By Andrew Ivey
The Minister is new and he’s definitely blue. Tory blue! But there was something definitely old and borrowed about the speech given by the new Minister for Housing at the Royal Institution for Chartered Surveyors (RICS) in London. Because this Grant Shapps RICS speech was recycled.
His speech was undeniably well-constructed and of a good length. The introduction used self-deprecating humour to good effect:
“As one of my staff cruelly pointed out — ‘Minister, you spent longer as a shadow than Cliff Richard!'”
Then, his theme of “aspiration” was clear from the beginning. And, of course it was there throughout his speech and he hammered home in his conclusion. No problems there.
He also made good use of position takers, such as:
“Now, my predecessor famously said that falling levels of home ownership were ‘not such a bad thing’…I believe that home ownership is a very good thing.”
And, he also used some not this…but that phrases pretty well, with some repetition for added effect:
“So in place of those meaningless targets–we will introduce powerful incentives. In place of centralisation–I will devolve power. In place of expensive Quangos–we will trust people.”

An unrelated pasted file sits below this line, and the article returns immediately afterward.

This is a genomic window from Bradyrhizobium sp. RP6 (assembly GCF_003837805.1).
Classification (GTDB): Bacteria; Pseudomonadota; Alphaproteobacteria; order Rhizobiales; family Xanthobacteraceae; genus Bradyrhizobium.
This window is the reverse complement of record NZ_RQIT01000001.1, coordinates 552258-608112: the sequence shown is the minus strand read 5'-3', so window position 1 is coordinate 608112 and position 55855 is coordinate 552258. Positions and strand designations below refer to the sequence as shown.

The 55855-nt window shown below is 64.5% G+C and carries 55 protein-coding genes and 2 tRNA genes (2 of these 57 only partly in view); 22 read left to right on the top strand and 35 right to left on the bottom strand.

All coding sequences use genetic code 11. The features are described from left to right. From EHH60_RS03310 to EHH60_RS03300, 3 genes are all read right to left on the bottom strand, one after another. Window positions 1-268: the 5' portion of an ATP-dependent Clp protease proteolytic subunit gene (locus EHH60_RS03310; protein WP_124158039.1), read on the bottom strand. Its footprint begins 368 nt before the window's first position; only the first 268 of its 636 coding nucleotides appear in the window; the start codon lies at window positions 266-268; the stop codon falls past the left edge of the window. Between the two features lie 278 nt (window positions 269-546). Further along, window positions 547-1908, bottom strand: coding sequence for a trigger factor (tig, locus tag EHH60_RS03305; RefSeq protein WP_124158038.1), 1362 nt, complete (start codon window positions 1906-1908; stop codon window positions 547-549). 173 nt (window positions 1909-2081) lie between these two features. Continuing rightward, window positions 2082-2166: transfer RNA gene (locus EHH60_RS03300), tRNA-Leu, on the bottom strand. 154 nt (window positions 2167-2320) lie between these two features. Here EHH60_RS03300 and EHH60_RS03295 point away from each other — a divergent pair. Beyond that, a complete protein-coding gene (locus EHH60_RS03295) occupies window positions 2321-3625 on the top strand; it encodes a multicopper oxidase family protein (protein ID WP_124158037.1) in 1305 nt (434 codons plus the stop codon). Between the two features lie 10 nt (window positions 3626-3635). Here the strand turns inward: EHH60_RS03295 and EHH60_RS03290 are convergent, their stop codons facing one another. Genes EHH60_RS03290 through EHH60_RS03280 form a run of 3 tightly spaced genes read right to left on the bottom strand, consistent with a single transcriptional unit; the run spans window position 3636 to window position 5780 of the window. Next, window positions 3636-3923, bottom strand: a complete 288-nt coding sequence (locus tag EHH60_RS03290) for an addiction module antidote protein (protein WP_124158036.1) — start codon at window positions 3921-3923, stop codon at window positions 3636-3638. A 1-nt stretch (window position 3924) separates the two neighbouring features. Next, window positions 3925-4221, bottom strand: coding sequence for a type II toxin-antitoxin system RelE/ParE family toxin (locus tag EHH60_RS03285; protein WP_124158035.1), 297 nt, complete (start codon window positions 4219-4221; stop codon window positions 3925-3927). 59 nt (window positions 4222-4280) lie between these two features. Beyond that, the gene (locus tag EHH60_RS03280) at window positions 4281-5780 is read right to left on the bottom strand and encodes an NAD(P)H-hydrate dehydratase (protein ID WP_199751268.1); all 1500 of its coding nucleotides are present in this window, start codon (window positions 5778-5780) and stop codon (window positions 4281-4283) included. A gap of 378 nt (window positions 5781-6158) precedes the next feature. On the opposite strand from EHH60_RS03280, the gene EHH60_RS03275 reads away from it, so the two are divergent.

This turn of phrase is very reminiscent of the David Cameron new society speech. Of course this shows just how the new government is joining up its communications across the various departments. But there’s an issue.
Many of the Whitehall speech writing staff are still conditioned to the old government. Thus, in the Minister’s conclusion we heard:
“The last thing we need is a return to the house price boom and bust of recent years.”
Yes, it’s factually right, but it’s a form of words borrowed from a previous Chancellor, Gordon Brown.
Equally borrowed was the theme, the age of aspiration. Gordon Brown’s first speech to a Labour Party Conference as Leader in 2007 used this extensively. And Gordon Brown used the same form of words in an interview as recently as January 2010.
I suspect that Whitehall staffers were involved with this speech. Certainly one sentence is a telling clue…
“Borrowers will need to demonstrate financial responsibility and show that they can sustain home ownership.”
Wow! That’s straight out of the former Government’s speech writing handbook. Sustain home ownership!
There are new Tory blue ideas here. But there are telltale signs of old, borrowed phrases.
Note to self…must have a word with the Permanent Secretary. For a relative newcomer however, this Grant Shapps RICS speech was more than passable. But, please aim for some fresh material.
Of course you can discover plenty of new ideas and suggestions for your own speeches with our series of public speaking tips. And with more than 100 top tips for speakers and presenters, there’s something here for every speaking occasion. Plus, when you want to grow your skills that bit further, then why not consider some training. Because a public speaking skills course will boost both your confidence and skills levels. So, when the time is right, please don’t hesitate to get in touch.
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